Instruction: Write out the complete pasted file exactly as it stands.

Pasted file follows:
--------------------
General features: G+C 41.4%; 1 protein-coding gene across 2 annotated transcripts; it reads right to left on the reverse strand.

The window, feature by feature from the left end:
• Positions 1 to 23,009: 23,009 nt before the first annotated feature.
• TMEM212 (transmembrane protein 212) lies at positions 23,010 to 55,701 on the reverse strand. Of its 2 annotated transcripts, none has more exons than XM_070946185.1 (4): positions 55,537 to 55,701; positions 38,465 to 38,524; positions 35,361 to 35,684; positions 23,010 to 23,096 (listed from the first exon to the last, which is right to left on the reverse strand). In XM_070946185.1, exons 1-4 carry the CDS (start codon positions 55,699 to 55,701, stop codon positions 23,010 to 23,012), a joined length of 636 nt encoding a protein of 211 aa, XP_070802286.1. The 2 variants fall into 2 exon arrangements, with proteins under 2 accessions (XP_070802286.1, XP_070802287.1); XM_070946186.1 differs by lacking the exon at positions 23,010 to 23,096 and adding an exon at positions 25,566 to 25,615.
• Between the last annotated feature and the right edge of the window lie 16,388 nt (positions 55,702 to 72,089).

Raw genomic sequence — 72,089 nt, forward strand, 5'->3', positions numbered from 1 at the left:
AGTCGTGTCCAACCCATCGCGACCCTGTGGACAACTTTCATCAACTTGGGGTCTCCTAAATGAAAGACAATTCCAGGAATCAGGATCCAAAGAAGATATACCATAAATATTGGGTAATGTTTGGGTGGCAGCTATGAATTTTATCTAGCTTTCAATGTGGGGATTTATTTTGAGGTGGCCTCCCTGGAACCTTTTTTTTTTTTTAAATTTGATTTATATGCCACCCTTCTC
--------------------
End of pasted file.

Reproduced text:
General features: G+C 41.4%; 1 protein-coding gene across 2 annotated transcripts; it reads right to left on the reverse strand.

The window, feature by feature from the left end:
• Positions 1 to 23,009: 23,009 nt before the first annotated feature.
• TMEM212 (transmembrane protein 212) lies at positions 23,010 to 55,701 on the reverse strand. Of its 2 annotated transcripts, none has more exons than XM_070946185.1 (4): positions 55,537 to 55,701; positions 38,465 to 38,524; positions 35,361 to 35,684; positions 23,010 to 23,096 (listed from the first exon to the last, which is right to left on the reverse strand). In XM_070946185.1, exons 1-4 carry the CDS (start codon positions 55,699 to 55,701, stop codon positions 23,010 to 23,012), a joined length of 636 nt encoding a protein of 211 aa, XP_070802286.1. The 2 variants fall into 2 exon arrangements, with proteins under 2 accessions (XP_070802286.1, XP_070802287.1); XM_070946186.1 differs by lacking the exon at positions 23,010 to 23,096 and adding an exon at positions 25,566 to 25,615.
• Between the last annotated feature and the right edge of the window lie 16,388 nt (positions 55,702 to 72,089).

Raw genomic sequence — 72,089 nt, forward strand, 5'->3', positions numbered from 1 at the left:
AGTCGTGTCCAACCCATCGCGACCCTGTGGACAACTTTCATCAACTTGGGGTCTCCTAAATGAAAGACAATTCCAGGAATCAGGATCCAAAGAAGATATACCATAAATATTGGGTAATGTTTGGGTGGCAGCTATGAATTTTATCTAGCTTTCAATGTGGGGATTTATTTTGAGGTGGCCTCCCTGGAACCTTTTTTTTTTTTTAAATTTGATTTATATGCCACCCTTCTC